“I don’t feel like I’m missing anything. I feel so busy that I appreciate having control over my time. I can’t imagine having responsibility for another human 24 hours a day!”
On the other hand, some shared a sense that child-free women feel so judged by a society still hell-bent on seeing women’s worth as rooted in our capacity to procreate that they don’t have room to peer over the fence and/or admit that they do publicly:
“If you feel like you have to defend the choice as a good one all the time, there’s not a lot of room to talk about maybe being sad or confused about it not being a part of your life.”
Others pointed out that there also isn’t a lot of permission for women to express relief or gratitude for not having kids:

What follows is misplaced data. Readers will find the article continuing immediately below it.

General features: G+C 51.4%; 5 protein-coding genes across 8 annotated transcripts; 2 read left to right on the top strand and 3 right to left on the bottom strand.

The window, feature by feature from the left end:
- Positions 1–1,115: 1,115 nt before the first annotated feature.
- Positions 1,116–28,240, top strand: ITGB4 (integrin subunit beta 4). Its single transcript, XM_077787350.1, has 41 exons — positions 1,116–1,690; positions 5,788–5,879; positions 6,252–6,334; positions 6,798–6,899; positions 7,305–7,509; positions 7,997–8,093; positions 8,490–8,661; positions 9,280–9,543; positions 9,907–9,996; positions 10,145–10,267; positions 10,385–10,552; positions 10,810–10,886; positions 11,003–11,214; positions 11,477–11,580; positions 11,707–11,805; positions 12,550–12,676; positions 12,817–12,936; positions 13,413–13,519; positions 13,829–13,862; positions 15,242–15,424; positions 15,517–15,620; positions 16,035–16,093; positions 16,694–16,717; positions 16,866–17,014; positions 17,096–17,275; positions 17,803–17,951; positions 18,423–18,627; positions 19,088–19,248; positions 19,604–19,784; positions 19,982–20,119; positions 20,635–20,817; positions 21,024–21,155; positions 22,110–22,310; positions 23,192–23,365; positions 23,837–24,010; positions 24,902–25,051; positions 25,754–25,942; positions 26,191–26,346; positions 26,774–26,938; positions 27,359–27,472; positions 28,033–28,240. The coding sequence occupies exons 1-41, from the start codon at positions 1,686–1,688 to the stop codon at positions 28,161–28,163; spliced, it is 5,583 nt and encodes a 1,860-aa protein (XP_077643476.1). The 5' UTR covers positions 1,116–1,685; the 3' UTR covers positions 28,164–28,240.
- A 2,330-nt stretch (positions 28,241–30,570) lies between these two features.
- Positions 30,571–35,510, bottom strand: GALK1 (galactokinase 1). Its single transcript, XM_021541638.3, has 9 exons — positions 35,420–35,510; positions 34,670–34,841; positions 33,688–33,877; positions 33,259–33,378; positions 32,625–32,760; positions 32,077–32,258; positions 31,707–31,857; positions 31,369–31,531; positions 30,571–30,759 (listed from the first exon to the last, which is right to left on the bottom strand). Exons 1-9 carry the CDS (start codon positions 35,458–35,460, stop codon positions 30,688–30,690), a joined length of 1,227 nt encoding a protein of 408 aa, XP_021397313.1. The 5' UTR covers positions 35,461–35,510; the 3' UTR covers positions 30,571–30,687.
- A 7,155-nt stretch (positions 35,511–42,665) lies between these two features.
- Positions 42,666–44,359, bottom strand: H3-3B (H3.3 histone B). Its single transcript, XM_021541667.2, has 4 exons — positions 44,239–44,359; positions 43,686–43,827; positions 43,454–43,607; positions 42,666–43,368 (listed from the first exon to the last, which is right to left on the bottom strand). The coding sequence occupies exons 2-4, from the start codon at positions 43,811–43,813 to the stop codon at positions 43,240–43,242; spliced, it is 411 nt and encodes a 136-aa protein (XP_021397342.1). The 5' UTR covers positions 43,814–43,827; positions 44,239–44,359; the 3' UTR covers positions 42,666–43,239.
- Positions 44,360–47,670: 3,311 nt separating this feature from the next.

“There’s no room to celebrate women not having kids. People post pics of their kids all the time, but this morning when I thought of posting ‘I give thanks every morning that I’m childless,’ I didn’t do it because I could only imagine the backlash. Moms are very sensitive about their job and I get it; women’s work, especially motherhood, is undervalued. So I don’t often talk about my choice out of solidarity and it’s always seen as shade on motherhood. Which makes me want to actually throw shade at moms for dividing women. But I keep quiet and hold the baby (seriously, please, let it be me!), and stop the meeting until we find the breast pump, and pick up the soggy Cheerios from the floor, because I stand with my sisters or die.”
Some pushed back on the notion that it was a decision at all — pointing out that we don’t really have the right language for what is often an evolving journey full of the unknown, not a check box: